Thursday, March 28, 2019

Guest Post: Us (2019)




"US. Jordan Peele's follow-up to Get Out will leave skittish audiences tossing and turning at night"

By Jonas Schwartz



There's a blood-soaked war at the crux of Jordan Peele's latest horror film, US, and it's a clash between the Writer/Director wanting to create a living nightmare, a visceral scare-fest that will have audiences jumping into their neighbor's lap, and the Writer/Director wanting to explain those terrors, which is the filmic equivalent of accidentally turning on the overhead lights in a fun house.

For the most part, Peele's film captures the uncanny, inexplicable repulsions one finds in the unholy dreams that leaves one waking up startled at three a.m. But once you start adding rabbits and tunnels and bunk beds to make sense of the tales, the audience is trying to piece together a chronology and logic that sucks out the creepiness. US works best when it is irrational.


As a child, Adelaide (Lupita Nyong'o) had wandered away from her arguing parents at a boardwalk amusement park and wound up in a house of mirrors. What she saw petrified her and left her mute for a period of time. Now a mother with two children, Adelaide still has residual anxiety. When her husband (Winston Duke) and kids (Shahadi Wright Joseph and Evan Alex) travel back to the same beach town, Adelaide senses something stalking her. One dark night, she discovers her fears are real.


US is visually stunning. The bright reds of the antagonist's robes against the dark sky are unsettling. A barricade of robe-wearers in the final act is bone chilling. The images evoke an inevitability and impotence forever returning to a normal society. The double characters are animalistic, using wails as language, and erratically moving as if their joints are beartraps snapping into place.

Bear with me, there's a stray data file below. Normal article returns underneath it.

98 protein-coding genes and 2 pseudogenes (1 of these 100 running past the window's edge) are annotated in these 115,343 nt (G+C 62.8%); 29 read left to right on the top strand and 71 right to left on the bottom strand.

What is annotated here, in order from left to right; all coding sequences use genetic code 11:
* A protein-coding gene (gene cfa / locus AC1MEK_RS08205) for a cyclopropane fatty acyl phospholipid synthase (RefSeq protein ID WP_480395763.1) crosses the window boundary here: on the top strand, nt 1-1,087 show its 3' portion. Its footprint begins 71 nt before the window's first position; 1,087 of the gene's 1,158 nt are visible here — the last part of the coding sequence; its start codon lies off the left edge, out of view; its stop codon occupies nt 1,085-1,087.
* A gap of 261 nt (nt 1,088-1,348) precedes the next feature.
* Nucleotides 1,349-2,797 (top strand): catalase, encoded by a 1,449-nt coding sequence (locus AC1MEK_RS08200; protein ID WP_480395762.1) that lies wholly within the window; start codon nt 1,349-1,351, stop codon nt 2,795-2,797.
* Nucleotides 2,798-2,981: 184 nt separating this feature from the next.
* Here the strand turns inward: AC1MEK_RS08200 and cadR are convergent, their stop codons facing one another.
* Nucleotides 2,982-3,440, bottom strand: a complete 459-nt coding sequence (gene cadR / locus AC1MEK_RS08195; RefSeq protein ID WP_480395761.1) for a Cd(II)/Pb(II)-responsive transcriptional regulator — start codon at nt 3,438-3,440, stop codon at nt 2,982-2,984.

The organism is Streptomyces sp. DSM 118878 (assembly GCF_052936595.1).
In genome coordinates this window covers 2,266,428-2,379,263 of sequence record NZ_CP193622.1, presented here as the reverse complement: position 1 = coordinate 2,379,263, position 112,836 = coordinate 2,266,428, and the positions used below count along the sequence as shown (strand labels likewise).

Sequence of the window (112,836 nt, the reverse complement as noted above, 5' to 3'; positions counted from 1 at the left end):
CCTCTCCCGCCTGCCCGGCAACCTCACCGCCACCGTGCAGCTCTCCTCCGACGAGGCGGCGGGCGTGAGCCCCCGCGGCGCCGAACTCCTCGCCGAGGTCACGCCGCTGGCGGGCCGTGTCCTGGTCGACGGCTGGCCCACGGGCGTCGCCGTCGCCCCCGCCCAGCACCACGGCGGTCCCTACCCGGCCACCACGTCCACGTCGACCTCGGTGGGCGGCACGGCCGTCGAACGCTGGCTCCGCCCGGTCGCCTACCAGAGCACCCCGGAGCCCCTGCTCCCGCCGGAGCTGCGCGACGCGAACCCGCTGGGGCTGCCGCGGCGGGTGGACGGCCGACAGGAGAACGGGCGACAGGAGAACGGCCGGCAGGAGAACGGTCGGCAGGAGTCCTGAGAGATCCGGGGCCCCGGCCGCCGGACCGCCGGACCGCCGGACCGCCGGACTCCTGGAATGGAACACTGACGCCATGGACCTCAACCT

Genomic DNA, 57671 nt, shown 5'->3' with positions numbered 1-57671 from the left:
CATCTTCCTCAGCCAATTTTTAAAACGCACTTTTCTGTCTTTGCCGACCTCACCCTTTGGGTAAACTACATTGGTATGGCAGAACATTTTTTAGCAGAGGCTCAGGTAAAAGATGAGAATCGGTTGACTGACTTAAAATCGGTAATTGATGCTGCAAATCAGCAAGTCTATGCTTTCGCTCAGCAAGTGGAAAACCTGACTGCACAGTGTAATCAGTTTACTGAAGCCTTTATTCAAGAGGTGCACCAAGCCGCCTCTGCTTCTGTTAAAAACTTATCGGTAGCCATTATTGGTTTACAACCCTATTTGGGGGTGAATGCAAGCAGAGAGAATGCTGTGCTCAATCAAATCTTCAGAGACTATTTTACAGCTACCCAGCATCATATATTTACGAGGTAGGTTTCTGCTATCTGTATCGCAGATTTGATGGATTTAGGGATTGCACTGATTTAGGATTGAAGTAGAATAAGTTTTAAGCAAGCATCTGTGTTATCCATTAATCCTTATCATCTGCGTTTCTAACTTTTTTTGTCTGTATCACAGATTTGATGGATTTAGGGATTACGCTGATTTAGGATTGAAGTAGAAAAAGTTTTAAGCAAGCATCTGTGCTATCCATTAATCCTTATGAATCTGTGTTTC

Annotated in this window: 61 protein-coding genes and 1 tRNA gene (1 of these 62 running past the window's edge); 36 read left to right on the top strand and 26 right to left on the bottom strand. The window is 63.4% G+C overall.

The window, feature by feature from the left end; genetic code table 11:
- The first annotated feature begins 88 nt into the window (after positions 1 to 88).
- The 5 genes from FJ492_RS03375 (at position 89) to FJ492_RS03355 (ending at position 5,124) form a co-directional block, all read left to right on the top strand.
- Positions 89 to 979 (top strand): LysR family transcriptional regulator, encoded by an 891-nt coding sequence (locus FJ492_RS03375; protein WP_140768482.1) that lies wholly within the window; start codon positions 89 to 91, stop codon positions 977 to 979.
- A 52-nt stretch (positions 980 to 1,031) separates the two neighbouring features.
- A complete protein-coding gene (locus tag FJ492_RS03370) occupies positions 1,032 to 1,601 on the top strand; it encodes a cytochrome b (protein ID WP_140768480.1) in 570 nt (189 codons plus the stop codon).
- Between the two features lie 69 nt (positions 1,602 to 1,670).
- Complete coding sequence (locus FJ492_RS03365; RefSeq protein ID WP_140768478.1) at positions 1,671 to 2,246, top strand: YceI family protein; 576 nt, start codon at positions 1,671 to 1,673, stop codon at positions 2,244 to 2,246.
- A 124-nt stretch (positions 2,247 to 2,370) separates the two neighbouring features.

Peele choses a stellar cast, including two adolescents who deserve their own action films after this. Nyong'o creates the perfect face for horror. Her large saucer eyes throb as tears drip down like worms. Peele traps audiences inside her fears by making hers so palpable. Hardly a shrinking violet, Nyong'o evolves into a kick-ass warrior, ready to snap anyone in half who endangers her family. She also has a blast as her double, a primal beast, viciously exacting vengeance.

Peele lovingly calls attention to past horror films and tropes. '80s movie fans will quickly recognize the Santa Cruz pier from The Lost Boys. The positioning of twins on the floor and a close-up on Nyong'o's horrified face both pay homage to Stanley Kubrick's The Shining. In a film about doppelgangers, Peele finds several subtle nods, such a real spider crawling under a rubber fake one. He shoots the opening scene low to the ground, from a little child's perspective, reminding audiences how overwhelming a crowded amusement park can be for young children.

As in his Oscar-winning hit Get Out, Peele perfectly blends chilling moments with dark humor. He also manages to treat horror as a parable as George Romero did so swiftly in his glory days and for the most part, in understated ways. When, in the conclusion, he slips an explanation in, it falls flat. The rationalization is too sketchy and half-baked to comfort the audience, and already has them thinking too much at a time they want to be mindlessly haunted. The twist ending also gives audience something to ponder after the film, which will leave them more confounded than satiated.  

Michael Abels' extraordinary score assaults the audience with shrill violins, pounding African drums, and creepy chorales that evoke Jerry Goldsmith's The Omen.

Jordan Peele's US has that lingering dread of a nightmare that one finds in Dario Argento's masterpieces like Suspiria. The images provoke an apocalyptic sense of passing beyond logic and accepting pure madness as the new norm. By attempting several twists that steal away the dreamlike qualities and force the audience to bring logic aboard, he walks dangerously close to M. Night Shyamalan territory where being clever is more highly rewarded than being spooked.



Read Jonas's other reviews at: www.theatermania.com/author/jonas-schwartz_169 

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